Cyprus’ coronavirus outbreak has highlighted the importance of maintaining high-standard public hospitals, properly equipped to handle crises such as the COVID-19 pandemic, argues former health minister Stavros Malas.
“The state should draw its lessons from the pandemic and build up the capacity of public hospitals so that they are able to fulfil their role as the backbone of Cyprus’ health system,” said the geneticist.
In comments to the Financial Mirror, he acknowledged that public health institutions are not behind the majority in the European Union, however, once the crisis is over, Cyprus will have to arm its public hospitals with equipment and infrastructure if it wants to be in a position to handle future healthcare emergencies.
“People are now acknowledging the worth of public health institutions and public health workers.”
Even public figures who criticised health professionals for demanding the state upgrades infrastructure, equipment and protective gear for staff, are now exalting them for fighting against an invisible enemy without the appropriate armour,” said Malas.
“Once the crisis is over, Cyprus will need to rethink its policy regarding public hospitals and start investing more in infrastructure and equipment if we want to have a healthcare system capable of handling such crises”.
According to the latest Eurostat figures, Cyprus spent 6.8% of its 2016 budget on health, while the average was 9.9%.
Along with Greece, Cyprus is the only countries in the EU that actually spent less on healthcare compared to the previous survey in 2011.
Malas said that despite having one of the lowest budgets for healthcare, Cyprus offers better quality health services that many of its fellow EU member states.
He said that Cyprus offers one the best healthcare system not only in the EU but worldwide if one is to compare money spent to results yielded.
“Just look at the USA that spends 17.7% of its budget on healthcare and compare it to the services their citizens are receiving.”
As he argued, Cyprus is ranked quite high in world health indices.
Public hospitals’ capacity to treat a large number of people who need intensive care is not far behind the EU average.
On average, EU countries have 11.5 ICU beds for every 100,000 inhabitants, whereas Cyprus has 11.4.
“This being said, Cyprus hospitals will still have to up their game, with more infrastructure to cope with a future pandemic. I feel the need to stress that even after the current crisis ends, we will not have seen the last of the coronavirus, as the threat of it returning will linger for a long time yet to come”.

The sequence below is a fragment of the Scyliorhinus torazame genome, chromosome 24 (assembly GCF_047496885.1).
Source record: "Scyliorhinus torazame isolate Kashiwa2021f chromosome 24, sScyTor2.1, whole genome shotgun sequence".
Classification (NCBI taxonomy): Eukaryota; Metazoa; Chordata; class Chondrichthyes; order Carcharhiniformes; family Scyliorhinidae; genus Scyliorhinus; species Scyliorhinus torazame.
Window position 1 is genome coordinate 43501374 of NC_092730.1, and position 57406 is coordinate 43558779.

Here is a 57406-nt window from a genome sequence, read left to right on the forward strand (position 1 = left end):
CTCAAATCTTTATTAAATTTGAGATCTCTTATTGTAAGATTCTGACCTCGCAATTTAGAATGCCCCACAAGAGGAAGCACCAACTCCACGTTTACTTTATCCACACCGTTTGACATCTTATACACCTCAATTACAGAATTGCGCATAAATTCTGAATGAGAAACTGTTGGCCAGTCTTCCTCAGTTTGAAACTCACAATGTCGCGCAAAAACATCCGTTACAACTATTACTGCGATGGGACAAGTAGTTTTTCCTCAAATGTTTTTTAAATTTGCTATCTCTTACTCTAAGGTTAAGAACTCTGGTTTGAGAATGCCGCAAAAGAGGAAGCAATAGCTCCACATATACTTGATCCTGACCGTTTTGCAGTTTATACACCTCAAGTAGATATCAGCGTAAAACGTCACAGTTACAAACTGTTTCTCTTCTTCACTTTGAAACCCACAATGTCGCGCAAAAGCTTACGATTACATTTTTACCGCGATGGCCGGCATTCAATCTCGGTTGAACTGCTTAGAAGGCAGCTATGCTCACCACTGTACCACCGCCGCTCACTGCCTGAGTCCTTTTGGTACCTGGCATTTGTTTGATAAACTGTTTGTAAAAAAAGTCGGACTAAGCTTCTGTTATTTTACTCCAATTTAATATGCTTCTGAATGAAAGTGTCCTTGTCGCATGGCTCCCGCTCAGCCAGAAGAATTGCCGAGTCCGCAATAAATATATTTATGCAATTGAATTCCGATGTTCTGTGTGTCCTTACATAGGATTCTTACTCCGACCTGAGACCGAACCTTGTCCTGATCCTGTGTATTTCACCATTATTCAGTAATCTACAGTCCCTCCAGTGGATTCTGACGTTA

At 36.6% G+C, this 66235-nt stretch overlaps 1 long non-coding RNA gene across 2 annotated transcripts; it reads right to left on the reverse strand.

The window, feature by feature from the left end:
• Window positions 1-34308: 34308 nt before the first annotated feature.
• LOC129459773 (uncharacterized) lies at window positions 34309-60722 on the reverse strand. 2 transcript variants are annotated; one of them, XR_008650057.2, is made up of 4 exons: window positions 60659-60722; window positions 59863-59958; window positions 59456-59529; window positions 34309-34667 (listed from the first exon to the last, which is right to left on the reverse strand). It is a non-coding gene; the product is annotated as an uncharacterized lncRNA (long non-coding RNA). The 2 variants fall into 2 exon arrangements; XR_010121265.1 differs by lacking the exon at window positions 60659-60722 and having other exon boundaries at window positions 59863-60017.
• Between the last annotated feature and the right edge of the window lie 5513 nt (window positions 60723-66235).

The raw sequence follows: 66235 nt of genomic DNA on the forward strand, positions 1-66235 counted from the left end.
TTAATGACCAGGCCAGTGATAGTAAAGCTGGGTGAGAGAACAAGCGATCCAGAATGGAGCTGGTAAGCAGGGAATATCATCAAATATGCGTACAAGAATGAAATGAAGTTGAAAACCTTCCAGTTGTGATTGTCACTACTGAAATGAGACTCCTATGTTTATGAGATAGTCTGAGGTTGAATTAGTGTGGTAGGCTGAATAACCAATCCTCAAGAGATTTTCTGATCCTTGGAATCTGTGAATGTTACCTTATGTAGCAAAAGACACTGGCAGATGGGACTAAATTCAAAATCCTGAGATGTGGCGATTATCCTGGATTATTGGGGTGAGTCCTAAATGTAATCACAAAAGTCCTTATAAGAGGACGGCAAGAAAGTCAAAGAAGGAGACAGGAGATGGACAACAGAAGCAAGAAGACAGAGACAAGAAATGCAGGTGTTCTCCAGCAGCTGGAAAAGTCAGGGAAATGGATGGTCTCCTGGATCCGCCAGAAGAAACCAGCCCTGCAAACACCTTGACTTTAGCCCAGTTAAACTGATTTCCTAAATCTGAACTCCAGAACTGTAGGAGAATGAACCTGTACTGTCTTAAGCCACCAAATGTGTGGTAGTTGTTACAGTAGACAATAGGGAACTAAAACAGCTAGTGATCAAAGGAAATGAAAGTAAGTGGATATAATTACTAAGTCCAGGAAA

Malas explained that one of the reasons why the state will need to strengthen the public health sector is that, unlike other countries, our private health sector is relatively small and incapable of handling healthcare crisis like a pandemic.
“In order for public health institutions to become the real backbone of a robust healthcare system which will be able to cope with future health crises, the state will need to invest in them”.
He said the authorities need to protect health professionals as much as they can with protective gear and tests. He noted that health professionals should all be tested on a regular basis.
“However, the best way to protect them and society is to stay at home and give time to the health system to prepare and deal with the outbreak while being able to breathe.”
Malas, the state will need to ensure that people who do get sick are provided with the best care and treatment options available.
“This will mean investment in drugs and more ICUs. This also brings us back to the first point, protecting health workers so that they are able and available to carry out their task”.
The third line of defence, said Malas, is to take an aggressive stance, taking the fight to the virus, by conducting more tests within the community trying to identify and isolate new cases before they infect more people.
“This has to be done in a targeted way, having in mind that supplies of reagents for COVID-19 are not unlimited.”
Asked about whether speed tests could help to identify patients with coronavirus, Malas said that these tests detect antibodies not the genetic material of the virus.
“In other words, these tests can tell if someone has been sick not if they are at the moment of sampling.
These kinds of tests will be helpful at a later stage, following the outbreak, when we will need to know how many citizens have antibodies and can act as an immunity shield if the virus should reappear.”
He was pleased to see that most people are complying with decrees and instructions issued by the authorities and argued that people should be rewarded rather than waving the finger at them and warning them that tougher measures may follow.
“Any talk about relaxing measures will only lead to the virus spreading again, causing more problems and prolonging the crisis which is taking its toll on our daily lives and the economy.”
Malas said that as things stand, we are already looking at one of the world’s biggest economic crisis. He noted that to overcome the consequences of the crisis, which is not brought on by bad management or bad fiscal policies, but by a pandemic, international bodies such as the EU and its institutions will need to exhibit solidarity.
He argued that the Union itself will have to rethink how it is treating its member states which find themselves in financial straits and relax fiscal policies, giving priority to health matters exhibiting solidarity.